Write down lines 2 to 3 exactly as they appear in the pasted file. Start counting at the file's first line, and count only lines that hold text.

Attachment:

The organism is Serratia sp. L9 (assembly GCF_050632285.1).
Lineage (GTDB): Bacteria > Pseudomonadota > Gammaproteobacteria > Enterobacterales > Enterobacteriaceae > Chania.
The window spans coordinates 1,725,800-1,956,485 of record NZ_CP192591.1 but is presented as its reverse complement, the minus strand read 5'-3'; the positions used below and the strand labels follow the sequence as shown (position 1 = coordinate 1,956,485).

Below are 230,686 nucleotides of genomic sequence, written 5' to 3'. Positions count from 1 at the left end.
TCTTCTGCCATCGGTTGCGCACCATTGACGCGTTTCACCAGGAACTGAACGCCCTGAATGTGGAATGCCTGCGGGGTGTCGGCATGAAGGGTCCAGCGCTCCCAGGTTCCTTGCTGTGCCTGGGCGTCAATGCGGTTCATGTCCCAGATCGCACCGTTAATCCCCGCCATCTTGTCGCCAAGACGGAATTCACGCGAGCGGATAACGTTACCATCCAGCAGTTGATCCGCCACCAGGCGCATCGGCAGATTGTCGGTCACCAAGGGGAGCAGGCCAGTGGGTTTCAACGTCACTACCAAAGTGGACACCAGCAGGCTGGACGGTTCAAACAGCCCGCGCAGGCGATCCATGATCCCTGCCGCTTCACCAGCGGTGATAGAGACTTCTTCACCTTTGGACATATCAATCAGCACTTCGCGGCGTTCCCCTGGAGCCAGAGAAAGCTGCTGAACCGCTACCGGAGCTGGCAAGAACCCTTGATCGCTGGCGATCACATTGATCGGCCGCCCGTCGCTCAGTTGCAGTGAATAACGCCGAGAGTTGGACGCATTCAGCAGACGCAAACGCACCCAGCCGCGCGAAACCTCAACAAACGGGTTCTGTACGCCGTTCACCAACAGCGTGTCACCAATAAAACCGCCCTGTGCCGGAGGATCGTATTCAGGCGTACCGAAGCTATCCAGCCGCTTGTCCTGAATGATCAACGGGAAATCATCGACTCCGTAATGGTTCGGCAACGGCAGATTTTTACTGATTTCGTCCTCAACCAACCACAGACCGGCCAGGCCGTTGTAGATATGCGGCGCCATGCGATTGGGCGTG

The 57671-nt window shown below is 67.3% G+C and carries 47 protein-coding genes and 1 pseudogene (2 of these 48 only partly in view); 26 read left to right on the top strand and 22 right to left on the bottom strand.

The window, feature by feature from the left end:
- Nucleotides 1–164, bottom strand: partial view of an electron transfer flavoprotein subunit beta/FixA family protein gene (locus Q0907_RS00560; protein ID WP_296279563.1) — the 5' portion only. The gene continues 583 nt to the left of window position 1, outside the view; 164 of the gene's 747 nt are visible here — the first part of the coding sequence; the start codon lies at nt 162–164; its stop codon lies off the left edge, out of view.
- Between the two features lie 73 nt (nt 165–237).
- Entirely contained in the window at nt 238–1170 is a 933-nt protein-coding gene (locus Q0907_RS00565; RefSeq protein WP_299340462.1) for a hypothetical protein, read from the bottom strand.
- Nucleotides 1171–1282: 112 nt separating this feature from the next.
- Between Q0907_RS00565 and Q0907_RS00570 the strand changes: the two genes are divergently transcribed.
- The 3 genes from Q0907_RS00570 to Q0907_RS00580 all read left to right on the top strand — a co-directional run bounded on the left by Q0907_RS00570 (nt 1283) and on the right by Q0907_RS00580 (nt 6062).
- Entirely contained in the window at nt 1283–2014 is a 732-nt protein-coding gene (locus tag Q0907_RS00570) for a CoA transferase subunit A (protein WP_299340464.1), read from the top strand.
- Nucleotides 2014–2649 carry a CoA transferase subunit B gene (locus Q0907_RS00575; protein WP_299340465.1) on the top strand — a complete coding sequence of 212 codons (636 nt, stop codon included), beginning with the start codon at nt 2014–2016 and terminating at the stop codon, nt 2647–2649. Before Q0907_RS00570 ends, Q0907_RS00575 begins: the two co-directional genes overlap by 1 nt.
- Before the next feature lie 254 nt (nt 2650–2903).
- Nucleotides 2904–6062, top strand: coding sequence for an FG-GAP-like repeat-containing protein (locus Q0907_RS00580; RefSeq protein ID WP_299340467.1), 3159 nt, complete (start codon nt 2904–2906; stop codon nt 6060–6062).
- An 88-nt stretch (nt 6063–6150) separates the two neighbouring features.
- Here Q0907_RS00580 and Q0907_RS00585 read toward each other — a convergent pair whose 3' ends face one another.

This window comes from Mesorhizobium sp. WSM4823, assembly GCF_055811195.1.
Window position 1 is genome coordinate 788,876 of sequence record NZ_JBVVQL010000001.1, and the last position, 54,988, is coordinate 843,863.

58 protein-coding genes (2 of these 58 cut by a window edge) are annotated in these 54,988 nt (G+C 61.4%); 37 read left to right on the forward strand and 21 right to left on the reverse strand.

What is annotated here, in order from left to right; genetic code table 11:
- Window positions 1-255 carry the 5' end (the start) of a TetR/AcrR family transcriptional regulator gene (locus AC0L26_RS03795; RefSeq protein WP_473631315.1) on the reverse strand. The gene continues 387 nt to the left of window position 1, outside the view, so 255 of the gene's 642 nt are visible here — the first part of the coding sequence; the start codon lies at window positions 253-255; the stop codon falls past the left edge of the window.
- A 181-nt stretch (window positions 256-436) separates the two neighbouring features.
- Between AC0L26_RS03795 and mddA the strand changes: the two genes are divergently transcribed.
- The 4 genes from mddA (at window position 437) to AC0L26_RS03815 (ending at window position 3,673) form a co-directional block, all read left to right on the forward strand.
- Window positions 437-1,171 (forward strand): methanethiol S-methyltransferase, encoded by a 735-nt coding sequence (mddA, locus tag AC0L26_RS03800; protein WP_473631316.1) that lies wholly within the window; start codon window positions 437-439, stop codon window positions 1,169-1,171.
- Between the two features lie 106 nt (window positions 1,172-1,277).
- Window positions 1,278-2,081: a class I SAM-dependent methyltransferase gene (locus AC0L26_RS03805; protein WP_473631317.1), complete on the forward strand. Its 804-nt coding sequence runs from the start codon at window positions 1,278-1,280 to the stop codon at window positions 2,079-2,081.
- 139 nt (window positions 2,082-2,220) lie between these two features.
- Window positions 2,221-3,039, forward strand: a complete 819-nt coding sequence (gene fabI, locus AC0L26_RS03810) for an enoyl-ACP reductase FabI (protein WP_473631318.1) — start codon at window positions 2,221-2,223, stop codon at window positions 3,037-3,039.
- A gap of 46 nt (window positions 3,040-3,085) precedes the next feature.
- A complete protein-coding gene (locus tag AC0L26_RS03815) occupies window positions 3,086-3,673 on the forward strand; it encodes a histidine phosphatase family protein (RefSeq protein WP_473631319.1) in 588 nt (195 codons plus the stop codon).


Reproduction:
Lineage (GTDB): Bacteria > Pseudomonadota > Gammaproteobacteria > Enterobacterales > Enterobacteriaceae > Chania.
The window spans coordinates 1,725,800-1,956,485 of record NZ_CP192591.1 but is presented as its reverse complement, the minus strand read 5'-3'; the positions used below and the strand labels follow the sequence as shown (position 1 = coordinate 1,956,485).